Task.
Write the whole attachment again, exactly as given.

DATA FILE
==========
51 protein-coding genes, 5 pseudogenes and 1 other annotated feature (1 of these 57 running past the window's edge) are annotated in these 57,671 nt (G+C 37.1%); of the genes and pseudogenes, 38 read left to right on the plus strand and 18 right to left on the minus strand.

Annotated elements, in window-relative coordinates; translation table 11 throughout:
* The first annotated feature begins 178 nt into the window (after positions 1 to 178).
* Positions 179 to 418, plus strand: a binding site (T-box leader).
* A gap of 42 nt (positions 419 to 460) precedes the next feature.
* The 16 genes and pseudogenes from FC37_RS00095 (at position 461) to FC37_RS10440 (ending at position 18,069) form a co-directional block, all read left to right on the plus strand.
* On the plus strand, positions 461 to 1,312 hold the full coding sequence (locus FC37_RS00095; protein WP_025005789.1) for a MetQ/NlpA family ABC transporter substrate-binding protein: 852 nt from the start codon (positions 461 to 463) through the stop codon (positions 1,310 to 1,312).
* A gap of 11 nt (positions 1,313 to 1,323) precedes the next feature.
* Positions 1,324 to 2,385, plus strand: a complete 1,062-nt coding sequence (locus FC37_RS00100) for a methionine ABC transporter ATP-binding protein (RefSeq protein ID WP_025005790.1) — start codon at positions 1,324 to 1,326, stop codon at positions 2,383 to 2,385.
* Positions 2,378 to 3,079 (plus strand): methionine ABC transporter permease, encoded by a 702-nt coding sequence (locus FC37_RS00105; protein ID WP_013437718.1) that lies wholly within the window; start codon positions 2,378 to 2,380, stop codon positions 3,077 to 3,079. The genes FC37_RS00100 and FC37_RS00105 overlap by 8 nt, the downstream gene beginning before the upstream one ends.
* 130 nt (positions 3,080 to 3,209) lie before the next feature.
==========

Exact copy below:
51 protein-coding genes, 5 pseudogenes and 1 other annotated feature (1 of these 57 running past the window's edge) are annotated in these 57,671 nt (G+C 37.1%); of the genes and pseudogenes, 38 read left to right on the plus strand and 18 right to left on the minus strand.

Annotated elements, in window-relative coordinates; translation table 11 throughout:
* The first annotated feature begins 178 nt into the window (after positions 1 to 178).
* Positions 179 to 418, plus strand: a binding site (T-box leader).
* A gap of 42 nt (positions 419 to 460) precedes the next feature.
* The 16 genes and pseudogenes from FC37_RS00095 (at position 461) to FC37_RS10440 (ending at position 18,069) form a co-directional block, all read left to right on the plus strand.
* On the plus strand, positions 461 to 1,312 hold the full coding sequence (locus FC37_RS00095; protein WP_025005789.1) for a MetQ/NlpA family ABC transporter substrate-binding protein: 852 nt from the start codon (positions 461 to 463) through the stop codon (positions 1,310 to 1,312).
* A gap of 11 nt (positions 1,313 to 1,323) precedes the next feature.
* Positions 1,324 to 2,385, plus strand: a complete 1,062-nt coding sequence (locus FC37_RS00100) for a methionine ABC transporter ATP-binding protein (RefSeq protein ID WP_025005790.1) — start codon at positions 1,324 to 1,326, stop codon at positions 2,383 to 2,385.
* Positions 2,378 to 3,079 (plus strand): methionine ABC transporter permease, encoded by a 702-nt coding sequence (locus FC37_RS00105; protein ID WP_013437718.1) that lies wholly within the window; start codon positions 2,378 to 2,380, stop codon positions 3,077 to 3,079. The genes FC37_RS00100 and FC37_RS00105 overlap by 8 nt, the downstream gene beginning before the upstream one ends.
* 130 nt (positions 3,080 to 3,209) lie before the next feature.